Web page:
Ranking the impact of human health disorders on gut metabolism: Systemic lupus erythematosus and obesity as study cases
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AutorRojo, David; Hevia, Arancha; Bargiela, Rafael; López, Patricia; Cuervo, Adriana; González, Sonia; Suárez, Ana; Sánchez, Borja; Martínez-Martínez, Mónica; Milani, Christian; Ventura, Marco; Barbas, Coral; Moya, Andrés; Suárez García, Antonio; Margolles, Abelardo; Ferrer, Manuel
Nature Publishing Group
Rojo, D.; et al. Ranking the impact of human health disorders on gut metabolism: Systemic lupus erythematosus and obesity as study cases. Scientific Reports, 5: 8310 (2015). [http://hdl.handle.net/10481/35792]
PatrocinadorThe present investigation was funded by the Spanish Ministry of Economy and Competitiveness and the Federal Ministry of Education and Research (BMBF) within the ERA NET PathoGenoMics2 program, grant number 0315441A. This work was further funded by grants BFU2008-04501-E, BFU2008-04398-E, SAF2009-13032-C02-01, SAF2012-31187 and CSD2007-00005, BIO2011-25012, AGL2010-14952 and AGL2006-11697/ALI from the Spanish Ministry of Economy and Competitiveness, and Prometeo/2009/092 from Generalitat Valenciana (Spain). The authors gratefully acknowledge the financial support provided by the European Regional Development Fund (ERDF).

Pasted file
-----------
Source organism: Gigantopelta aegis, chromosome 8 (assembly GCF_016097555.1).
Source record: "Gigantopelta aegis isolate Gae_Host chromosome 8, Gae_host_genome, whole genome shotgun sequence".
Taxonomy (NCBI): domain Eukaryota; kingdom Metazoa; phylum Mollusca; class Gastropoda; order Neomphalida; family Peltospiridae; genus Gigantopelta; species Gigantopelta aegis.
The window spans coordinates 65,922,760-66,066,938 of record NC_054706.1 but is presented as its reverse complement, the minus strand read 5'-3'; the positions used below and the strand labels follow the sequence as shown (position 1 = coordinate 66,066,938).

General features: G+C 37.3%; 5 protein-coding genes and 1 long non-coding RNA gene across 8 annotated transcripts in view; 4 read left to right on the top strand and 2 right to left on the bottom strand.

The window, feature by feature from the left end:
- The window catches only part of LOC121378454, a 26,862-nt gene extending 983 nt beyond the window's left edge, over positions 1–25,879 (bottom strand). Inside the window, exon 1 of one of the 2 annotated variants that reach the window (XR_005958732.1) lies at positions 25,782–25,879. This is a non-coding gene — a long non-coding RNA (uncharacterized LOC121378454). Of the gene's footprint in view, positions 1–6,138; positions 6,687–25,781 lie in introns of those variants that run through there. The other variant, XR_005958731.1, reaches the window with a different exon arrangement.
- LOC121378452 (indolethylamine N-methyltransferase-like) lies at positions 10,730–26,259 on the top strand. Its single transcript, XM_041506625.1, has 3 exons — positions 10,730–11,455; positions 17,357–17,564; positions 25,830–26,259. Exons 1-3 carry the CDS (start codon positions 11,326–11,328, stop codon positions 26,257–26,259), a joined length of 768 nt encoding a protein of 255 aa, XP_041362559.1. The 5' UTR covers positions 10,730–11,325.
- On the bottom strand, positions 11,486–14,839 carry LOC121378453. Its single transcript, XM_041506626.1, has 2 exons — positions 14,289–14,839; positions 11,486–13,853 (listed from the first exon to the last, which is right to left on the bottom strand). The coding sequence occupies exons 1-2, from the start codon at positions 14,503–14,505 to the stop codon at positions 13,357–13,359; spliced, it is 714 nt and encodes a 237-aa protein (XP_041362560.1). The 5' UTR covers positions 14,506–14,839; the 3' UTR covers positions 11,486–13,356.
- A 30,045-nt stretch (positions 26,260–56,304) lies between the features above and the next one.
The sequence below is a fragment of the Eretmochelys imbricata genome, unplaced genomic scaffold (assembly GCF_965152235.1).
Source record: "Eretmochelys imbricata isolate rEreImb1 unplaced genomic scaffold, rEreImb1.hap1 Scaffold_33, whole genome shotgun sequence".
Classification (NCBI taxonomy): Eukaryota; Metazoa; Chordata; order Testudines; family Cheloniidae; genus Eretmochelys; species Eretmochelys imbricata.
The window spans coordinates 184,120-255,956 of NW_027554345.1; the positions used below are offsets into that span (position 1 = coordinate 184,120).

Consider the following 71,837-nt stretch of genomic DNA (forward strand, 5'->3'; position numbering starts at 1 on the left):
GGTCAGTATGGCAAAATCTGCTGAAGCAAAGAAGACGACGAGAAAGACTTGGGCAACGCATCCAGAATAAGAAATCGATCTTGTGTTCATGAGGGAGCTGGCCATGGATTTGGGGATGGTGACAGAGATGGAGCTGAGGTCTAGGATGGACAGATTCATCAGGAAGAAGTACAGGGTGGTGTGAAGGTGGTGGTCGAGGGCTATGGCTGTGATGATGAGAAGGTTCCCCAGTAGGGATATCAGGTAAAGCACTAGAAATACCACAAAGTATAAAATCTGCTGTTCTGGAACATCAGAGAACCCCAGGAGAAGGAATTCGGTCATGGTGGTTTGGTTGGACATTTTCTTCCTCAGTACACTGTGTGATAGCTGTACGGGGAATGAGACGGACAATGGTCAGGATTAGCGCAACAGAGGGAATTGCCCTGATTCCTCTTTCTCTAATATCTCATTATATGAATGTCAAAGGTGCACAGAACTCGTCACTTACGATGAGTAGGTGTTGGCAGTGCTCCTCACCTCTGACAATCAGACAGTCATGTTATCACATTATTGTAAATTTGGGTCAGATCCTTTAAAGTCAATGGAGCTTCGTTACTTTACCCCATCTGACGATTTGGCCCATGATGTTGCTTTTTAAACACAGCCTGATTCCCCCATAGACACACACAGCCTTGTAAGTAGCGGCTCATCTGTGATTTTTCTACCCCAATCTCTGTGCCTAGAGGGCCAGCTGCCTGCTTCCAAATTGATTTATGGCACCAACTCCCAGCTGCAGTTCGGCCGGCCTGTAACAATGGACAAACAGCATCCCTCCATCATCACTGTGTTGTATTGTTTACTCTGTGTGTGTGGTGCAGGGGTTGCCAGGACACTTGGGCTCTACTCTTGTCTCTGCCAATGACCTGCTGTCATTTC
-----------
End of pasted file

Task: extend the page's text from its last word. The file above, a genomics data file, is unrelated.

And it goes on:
Multiple factors have been shown to alter intestinal microbial diversity. It remains to be seen, however, how multiple collective pressures impact the activity in the gut environment and which, if any, is positioned as a dominant driving factor determining the final metabolic outcomes. Here, we describe the results of a metabolome-wide scan of gut microbiota in 18 subjects with systemic lupus erythematosus (SLE) and 17 healthy control subjects and demonstrate a statistically significant difference (p < 0.05) between the two groups. Healthy controls could be categorized (p < 0.05) based on their body mass index (BMI), whereas individuals with SLE could not. We discuss the prevalence of SLE compared with BMI as the dominant factor that regulates gastrointestinal microbial metabolism and provide plausible explanatory causes. Our results uncover novel perspectives with clinical relevance for human biology. In particular, we rank the importance of various pathophysiologies for gut homeostasis.